Wrong Box (The) (Blu-ray) [Blu-ray]
Blu-ray ALL - United Kingdom - Powerhouse Films
Review written by and copyright: Rick Curzon (18th January 2019).
The Film

Two warring elderly brothers and their respective heirs are determined that each will outlive the other in an attempt to hold onto the family fortune, and will stop at nothing – even murder – to achieve their goal.

Bryan Forbes’ riotous black comedy, based on the 1889 novel by Robert Louis Stevenson and Lloyd Osbourne, stars some of the greatest talents of the day, including Peter Sellers, Michael Caine, Peter Cook, Dudley Moore, Tony Hancock, Ralph Richardson, Nanette Newman and John Mills.


A series of comic events with a macabre spin as bodies of deceased members of a Tontine get delivered to the wrong addresses. Very agreeable, and very British, comedy packed to the gills with recognisable talent fronted by Michael Caine and Nanette Newman. Wilfred Lawson is my favourite as Peacock, the butler. Fabulous score by John Barry with a very memorable theme. Hugely entertaining comedy from Bryan Forbes.

The image is typical of a UK-lensed production of the 1960s with a rich colour palette, plenty of lovely grain and texture; a very filmic look and feel. As is usual for the period there are density changes where the image becomes softer as opticals are used.

The overall look is soft, with fine grain but detail and textures are strong in closeups, medium shots and in backgrounds. The grain is ever present and is at it’s coarsest in darker interiors but is also very noticeable in some exterior shots. Black levels are rich and deep but shadow detail suffers from occasional crush. I suspect that much of this will be down to lighting conditions during production.

Contrast is good and doesn’t allow for blown out whites or eclipsing detail. There are no signs of digital artefacts but when I scrutinised the image up close I did see the odd sign of print blemishes or damage but they’re not very noticeable. The encoding is up to the usual high standards set by Powerhouse’s other Indicator releases.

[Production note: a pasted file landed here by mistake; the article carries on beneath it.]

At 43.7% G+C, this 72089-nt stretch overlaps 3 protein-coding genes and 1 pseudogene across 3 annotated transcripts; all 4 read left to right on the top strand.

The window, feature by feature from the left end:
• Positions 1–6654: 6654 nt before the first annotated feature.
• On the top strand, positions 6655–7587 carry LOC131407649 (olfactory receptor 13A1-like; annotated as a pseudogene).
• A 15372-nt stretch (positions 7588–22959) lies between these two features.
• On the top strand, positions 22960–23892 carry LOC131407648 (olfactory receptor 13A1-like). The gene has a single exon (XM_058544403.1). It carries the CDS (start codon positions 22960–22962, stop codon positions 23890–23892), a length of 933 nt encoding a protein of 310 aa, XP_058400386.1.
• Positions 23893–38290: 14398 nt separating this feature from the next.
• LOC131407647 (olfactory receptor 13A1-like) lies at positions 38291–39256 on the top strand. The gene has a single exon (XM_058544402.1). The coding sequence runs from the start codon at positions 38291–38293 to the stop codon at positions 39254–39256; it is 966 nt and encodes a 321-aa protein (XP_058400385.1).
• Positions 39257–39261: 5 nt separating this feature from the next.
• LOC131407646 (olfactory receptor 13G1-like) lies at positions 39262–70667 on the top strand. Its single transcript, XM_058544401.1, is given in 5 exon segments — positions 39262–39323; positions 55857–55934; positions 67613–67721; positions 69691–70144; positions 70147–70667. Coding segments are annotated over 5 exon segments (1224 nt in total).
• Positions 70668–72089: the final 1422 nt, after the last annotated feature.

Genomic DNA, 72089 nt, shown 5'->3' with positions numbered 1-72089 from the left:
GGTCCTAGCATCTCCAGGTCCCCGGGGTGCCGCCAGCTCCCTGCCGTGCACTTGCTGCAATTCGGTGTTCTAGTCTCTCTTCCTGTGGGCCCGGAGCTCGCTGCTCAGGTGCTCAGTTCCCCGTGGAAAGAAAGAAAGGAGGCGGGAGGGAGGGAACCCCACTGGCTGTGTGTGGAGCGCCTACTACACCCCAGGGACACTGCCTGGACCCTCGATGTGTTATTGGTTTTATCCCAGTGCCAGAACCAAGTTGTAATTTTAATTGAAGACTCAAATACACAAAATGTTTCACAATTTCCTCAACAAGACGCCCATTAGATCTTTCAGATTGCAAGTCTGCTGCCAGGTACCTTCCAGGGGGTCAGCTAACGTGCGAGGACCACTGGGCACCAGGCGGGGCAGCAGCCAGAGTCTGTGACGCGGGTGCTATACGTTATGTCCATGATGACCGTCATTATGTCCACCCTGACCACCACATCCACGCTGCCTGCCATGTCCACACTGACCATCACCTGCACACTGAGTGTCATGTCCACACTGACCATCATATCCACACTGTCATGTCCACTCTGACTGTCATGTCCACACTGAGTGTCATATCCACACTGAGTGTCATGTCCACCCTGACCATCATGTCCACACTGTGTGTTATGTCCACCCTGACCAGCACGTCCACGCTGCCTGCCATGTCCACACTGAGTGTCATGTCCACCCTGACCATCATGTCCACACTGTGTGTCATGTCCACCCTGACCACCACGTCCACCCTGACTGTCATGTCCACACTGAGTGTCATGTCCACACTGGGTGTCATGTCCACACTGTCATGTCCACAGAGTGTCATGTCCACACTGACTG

As good as can be shy of a 4K UMD disc and a brand new 2018 transfer. We have a generous bitrate and the usual roomy BD50 disc.

1080/24p / MPEG-4 AVC / 1.75:1 / 105:32


English LPCM 1.0
Subtitles: English HoH

Sound is a standard English LPCM mono track typical of the period. Nice clear dialogue reproduction and the score comes through clearly and when required without ever stepping on the dialogue. No distortions beyond what you'd expect of a track with limited range and no signs of hiss, pops crackles etc. Subtitles are essential for the hearing impaired and welcome.


Audio Commentary by film historians Josephine Botting and Vic Pratt

Fact filled commentary covers pretty well everything you could want. Both commentators are film historians and fans of this film so you're in good hands. I have yet to hear a dull or weak commentary from Powerhouse Films.

“The BEHP Interview with Bryan Forbes” 1994 interview by Roy Fowler (101:16, plays as an alternate audio track on the feature)

Forbes was a mainstay, some might say royalty of the UK film world. An erudite man who started out as an actor and became a noted director and producer. He covers his career and the film buSiness.

“Box of Delights” featurette (20:19)

Leading lady - and Forbes' widow - on the film, her career and being married to Forbes.

“Box Cutting” featurette (9:24)

Informative if brief interview with assistant editor Willy Kemplan.

“Chasing the Cast" featurette (10:15)

Another fairly brief piece interviewing assistant director Hugh Harlow.

Theatrical Trailer (3:34)

Standard promotional trailer of era.

Image Gallery: Promotional Material

Decent HD still gallery of promo material; what it says on the tin.

36-page liner notes booklet by Louis Barfe, archival recollections by Bryan Forbes and Michael Caine, an extract from the 1889 Robert Louis Stevenson and Lloyd Osbourne source novel, an overview of contemporary critical responses, and film credits

Another exhaustive booklet filled to the brim with contextual material. As usual the booklet is worth the price of the disc by itself.


Another stellar release from Powerhouse Films of a largely forgotten British classic. Picture and sound are as good as can be given the age of the source and a new 4K restoration. This uses another excellent off the shelf master from Sony and the topnotch encode makes the most of it. Extras are also top drawer ... as usual!

The Film: A Video: A+ Audio: A+ Extras: A+ Overall: A+


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